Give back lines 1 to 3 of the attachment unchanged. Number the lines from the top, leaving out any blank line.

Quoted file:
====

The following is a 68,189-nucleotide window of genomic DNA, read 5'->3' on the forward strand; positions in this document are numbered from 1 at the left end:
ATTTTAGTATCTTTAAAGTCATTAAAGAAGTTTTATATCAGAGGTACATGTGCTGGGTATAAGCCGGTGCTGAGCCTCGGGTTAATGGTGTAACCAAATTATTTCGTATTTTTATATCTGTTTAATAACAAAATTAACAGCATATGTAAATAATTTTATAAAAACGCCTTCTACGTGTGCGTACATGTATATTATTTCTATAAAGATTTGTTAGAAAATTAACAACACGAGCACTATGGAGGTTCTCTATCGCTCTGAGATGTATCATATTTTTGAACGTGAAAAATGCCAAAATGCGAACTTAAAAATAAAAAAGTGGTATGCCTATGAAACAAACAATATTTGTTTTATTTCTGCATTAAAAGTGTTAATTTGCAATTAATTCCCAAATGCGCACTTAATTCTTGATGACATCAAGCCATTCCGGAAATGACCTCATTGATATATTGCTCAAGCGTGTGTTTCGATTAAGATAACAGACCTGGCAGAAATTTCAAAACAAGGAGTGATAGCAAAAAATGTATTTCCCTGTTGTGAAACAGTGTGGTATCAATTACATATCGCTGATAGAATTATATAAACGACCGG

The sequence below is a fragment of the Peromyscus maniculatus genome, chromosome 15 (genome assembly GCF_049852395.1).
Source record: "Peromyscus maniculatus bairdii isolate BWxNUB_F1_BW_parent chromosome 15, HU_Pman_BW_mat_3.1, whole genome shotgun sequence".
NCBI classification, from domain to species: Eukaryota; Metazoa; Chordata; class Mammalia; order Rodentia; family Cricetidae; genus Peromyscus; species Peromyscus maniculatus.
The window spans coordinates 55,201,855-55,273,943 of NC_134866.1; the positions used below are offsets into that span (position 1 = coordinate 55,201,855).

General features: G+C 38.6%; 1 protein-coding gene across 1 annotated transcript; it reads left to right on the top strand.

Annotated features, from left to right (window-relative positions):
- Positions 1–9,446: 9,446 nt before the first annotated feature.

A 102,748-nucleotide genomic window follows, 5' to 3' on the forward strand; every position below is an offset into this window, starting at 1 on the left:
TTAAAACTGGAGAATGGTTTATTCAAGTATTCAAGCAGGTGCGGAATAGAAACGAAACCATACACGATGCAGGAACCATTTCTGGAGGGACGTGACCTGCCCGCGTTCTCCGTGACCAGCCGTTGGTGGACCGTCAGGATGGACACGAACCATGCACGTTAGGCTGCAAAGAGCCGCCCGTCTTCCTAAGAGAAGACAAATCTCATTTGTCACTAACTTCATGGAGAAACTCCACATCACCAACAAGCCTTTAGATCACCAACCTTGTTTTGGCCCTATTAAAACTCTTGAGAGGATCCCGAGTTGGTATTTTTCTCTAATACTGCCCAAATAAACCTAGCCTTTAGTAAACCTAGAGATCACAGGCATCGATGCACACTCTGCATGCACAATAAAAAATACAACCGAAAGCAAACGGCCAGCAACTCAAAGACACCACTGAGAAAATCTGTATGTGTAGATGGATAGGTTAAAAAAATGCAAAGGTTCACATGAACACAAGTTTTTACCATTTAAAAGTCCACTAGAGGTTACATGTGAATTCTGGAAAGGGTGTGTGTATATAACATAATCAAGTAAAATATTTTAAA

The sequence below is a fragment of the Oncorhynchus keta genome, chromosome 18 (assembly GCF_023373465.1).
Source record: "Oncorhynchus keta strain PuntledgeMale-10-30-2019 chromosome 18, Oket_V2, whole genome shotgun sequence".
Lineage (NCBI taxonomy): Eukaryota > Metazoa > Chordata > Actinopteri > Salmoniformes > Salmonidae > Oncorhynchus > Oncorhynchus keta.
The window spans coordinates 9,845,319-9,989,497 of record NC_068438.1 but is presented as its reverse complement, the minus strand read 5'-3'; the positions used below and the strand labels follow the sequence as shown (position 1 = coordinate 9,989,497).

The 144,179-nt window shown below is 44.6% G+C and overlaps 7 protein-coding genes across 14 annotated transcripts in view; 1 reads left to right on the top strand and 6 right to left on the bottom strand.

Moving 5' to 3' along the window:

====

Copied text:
The following is a 68,189-nucleotide window of genomic DNA, read 5'->3' on the forward strand; positions in this document are numbered from 1 at the left end:
ATTTTAGTATCTTTAAAGTCATTAAAGAAGTTTTATATCAGAGGTACATGTGCTGGGTATAAGCCGGTGCTGAGCCTCGGGTTAATGGTGTAACCAAATTATTTCGTATTTTTATATCTGTTTAATAACAAAATTAACAGCATATGTAAATAATTTTATAAAAACGCCTTCTACGTGTGCGTACATGTATATTATTTCTATAAAGATTTGTTAGAAAATTAACAACACGAGCACTATGGAGGTTCTCTATCGCTCTGAGATGTATCATATTTTTGAACGTGAAAAATGCCAAAATGCGAACTTAAAAATAAAAAAGTGGTATGCCTATGAAACAAACAATATTTGTTTTATTTCTGCATTAAAAGTGTTAATTTGCAATTAATTCCCAAATGCGCACTTAATTCTTGATGACATCAAGCCATTCCGGAAATGACCTCATTGATATATTGCTCAAGCGTGTGTTTCGATTAAGATAACAGACCTGGCAGAAATTTCAAAACAAGGAGTGATAGCAAAAAATGTATTTCCCTGTTGTGAAACAGTGTGGTATCAATTACATATCGCTGATAGAATTATATAAACGACCGG

The sequence below is a fragment of the Peromyscus maniculatus genome, chromosome 15 (genome assembly GCF_049852395.1).